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Brain organoids to help identify therapies for neurodegenerative disease

8 November 2021
Appeared in BioNews 1120

Miniature brain-like structures grown in the laboratory are being used to uncover mechanisms of neurodegenerative diseases and to screen for effective treatments.

Scientists from the University of Queensland, Australia, took iPSCs (induced pluripotent stem cells) and programmed them to develop into brain cells. Previous research has shown that these artificial brain cells can spontaneously assemble into 3D brain organoids and form connections that begin normal human brain development (see BioNews 1085). In a new study, Professor Ernst Wolvetang and his team demonstrated that brain organoids also show signs of age-related neurodegeneration when kept for a long enough period.

'We have found that human brain organoids can be used to study the molecular mechanisms that drive brain ageing processes,' Professor Wolvetang said. 'This opens the way for testing many molecules that could become potential therapeutic drugs for a host of neurodegenerative diseases.'

Dr Mohammed Shaker, first author of the paper published in Ageing and Mechanisms of Disease, demonstrated that the anti-ageing protein klotho is progressively lost in ageing brain organoids. Conversely, genetically increasing klotho levels effectively suppressed markers of age-related decline in brain organoids. Dr Shaker believes that manipulating klotho levels in humans could be a promising strategy to treat Alzheimer's disease.

 'We genetically altered klotho levels to study the effects an increase in the protein would have on organoid brain cells – and found that it slowed ageing processes by 89 percent,' Dr Shaker said. '... If we can find a way to increase klotho in human brain cells, this could be beneficial in halting or slowing Alzheimer's disease.'

In a different study by the same team, first author Dr Julio Aguado Perez used stem cells from Ataxia-Telangiectasia (A-T) patients to create brain organoids and study the mechanisms underlying this genetic disorder. The research published in Ageing Cell shows that leakage of DNA from the cell nucleus is an important part of disease progression and can be neutralised by blocking a molecular pathway involved in inflammation. A-T is a rare genetic disorder characterised by inflammation, neurodegeneration and premature ageing. There is currently no cure for A-T and Dr Aguado Perez believes that 'This [research] opens up a whole new avenue for treatment options for this currently incurable condition'.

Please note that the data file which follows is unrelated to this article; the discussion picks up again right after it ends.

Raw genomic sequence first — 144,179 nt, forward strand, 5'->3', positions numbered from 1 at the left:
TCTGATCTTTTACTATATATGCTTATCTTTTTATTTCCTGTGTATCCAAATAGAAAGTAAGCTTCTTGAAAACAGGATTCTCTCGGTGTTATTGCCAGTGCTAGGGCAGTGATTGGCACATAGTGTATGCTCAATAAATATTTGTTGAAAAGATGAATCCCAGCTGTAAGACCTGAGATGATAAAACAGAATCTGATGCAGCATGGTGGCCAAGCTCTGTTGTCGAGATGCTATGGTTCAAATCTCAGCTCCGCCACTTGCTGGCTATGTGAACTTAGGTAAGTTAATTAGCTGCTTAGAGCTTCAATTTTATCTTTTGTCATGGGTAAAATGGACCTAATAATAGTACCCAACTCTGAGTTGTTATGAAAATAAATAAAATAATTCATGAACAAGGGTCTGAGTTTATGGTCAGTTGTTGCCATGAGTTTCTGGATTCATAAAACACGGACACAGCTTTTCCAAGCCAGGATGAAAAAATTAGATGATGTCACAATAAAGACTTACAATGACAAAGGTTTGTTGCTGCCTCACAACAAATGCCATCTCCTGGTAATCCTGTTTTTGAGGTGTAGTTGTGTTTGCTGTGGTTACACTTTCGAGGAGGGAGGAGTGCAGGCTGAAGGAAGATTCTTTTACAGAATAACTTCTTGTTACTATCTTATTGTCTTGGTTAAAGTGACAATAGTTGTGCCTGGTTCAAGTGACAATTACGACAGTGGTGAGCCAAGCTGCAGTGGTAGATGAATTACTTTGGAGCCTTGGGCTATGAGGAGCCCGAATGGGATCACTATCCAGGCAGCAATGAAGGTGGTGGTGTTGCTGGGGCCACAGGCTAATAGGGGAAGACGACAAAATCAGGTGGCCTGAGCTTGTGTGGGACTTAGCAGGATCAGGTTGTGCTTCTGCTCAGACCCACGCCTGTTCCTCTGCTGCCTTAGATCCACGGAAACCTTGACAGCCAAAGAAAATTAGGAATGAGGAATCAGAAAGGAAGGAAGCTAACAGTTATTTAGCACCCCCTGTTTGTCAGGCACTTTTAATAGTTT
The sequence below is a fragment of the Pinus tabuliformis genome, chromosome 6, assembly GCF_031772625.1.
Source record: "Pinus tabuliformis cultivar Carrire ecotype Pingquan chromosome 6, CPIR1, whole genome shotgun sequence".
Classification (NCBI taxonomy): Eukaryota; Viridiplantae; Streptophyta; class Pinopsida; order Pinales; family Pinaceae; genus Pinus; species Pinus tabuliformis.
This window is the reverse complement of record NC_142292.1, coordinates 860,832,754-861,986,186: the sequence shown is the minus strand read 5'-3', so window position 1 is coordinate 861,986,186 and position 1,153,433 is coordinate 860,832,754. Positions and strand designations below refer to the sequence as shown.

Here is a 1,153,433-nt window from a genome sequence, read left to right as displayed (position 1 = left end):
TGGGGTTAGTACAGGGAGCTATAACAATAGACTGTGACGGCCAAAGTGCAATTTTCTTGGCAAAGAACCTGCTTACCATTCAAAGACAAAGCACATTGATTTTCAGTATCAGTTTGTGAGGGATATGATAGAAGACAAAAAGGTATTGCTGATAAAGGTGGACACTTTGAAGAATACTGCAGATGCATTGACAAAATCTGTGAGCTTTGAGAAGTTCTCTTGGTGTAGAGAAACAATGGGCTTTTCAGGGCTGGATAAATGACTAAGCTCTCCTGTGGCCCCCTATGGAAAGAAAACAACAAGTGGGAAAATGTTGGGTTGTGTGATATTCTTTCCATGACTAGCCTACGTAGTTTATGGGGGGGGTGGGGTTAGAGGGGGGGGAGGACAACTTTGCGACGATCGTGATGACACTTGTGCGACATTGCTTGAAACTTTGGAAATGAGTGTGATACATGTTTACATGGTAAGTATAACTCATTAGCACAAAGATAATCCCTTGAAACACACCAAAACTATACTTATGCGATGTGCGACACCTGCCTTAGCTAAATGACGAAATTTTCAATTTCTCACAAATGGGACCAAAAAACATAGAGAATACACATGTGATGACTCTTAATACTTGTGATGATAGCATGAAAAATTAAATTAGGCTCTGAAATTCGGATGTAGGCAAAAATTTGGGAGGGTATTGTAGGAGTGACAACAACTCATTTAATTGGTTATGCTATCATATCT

The creation of brain organoids from patient cells is a promising strategy to uncover disease-specific mechanisms and to identify treatments that are tailored to individuals. As reported by ABC News, unpublished research led by Professor Wolvetang involved taking blood samples from epilepsy patients, isolating the white blood cells and turning them into functioning human brain tissue. This allows the researchers to test the effectiveness of different combinations of anti-seizure drugs and select the drugs that are most effective for an individual. Professor Wolvetang concluded: 'Our approach, because it is personalised to the patient with the organoids… has the potential to fundamentally transform epilepsy care.'

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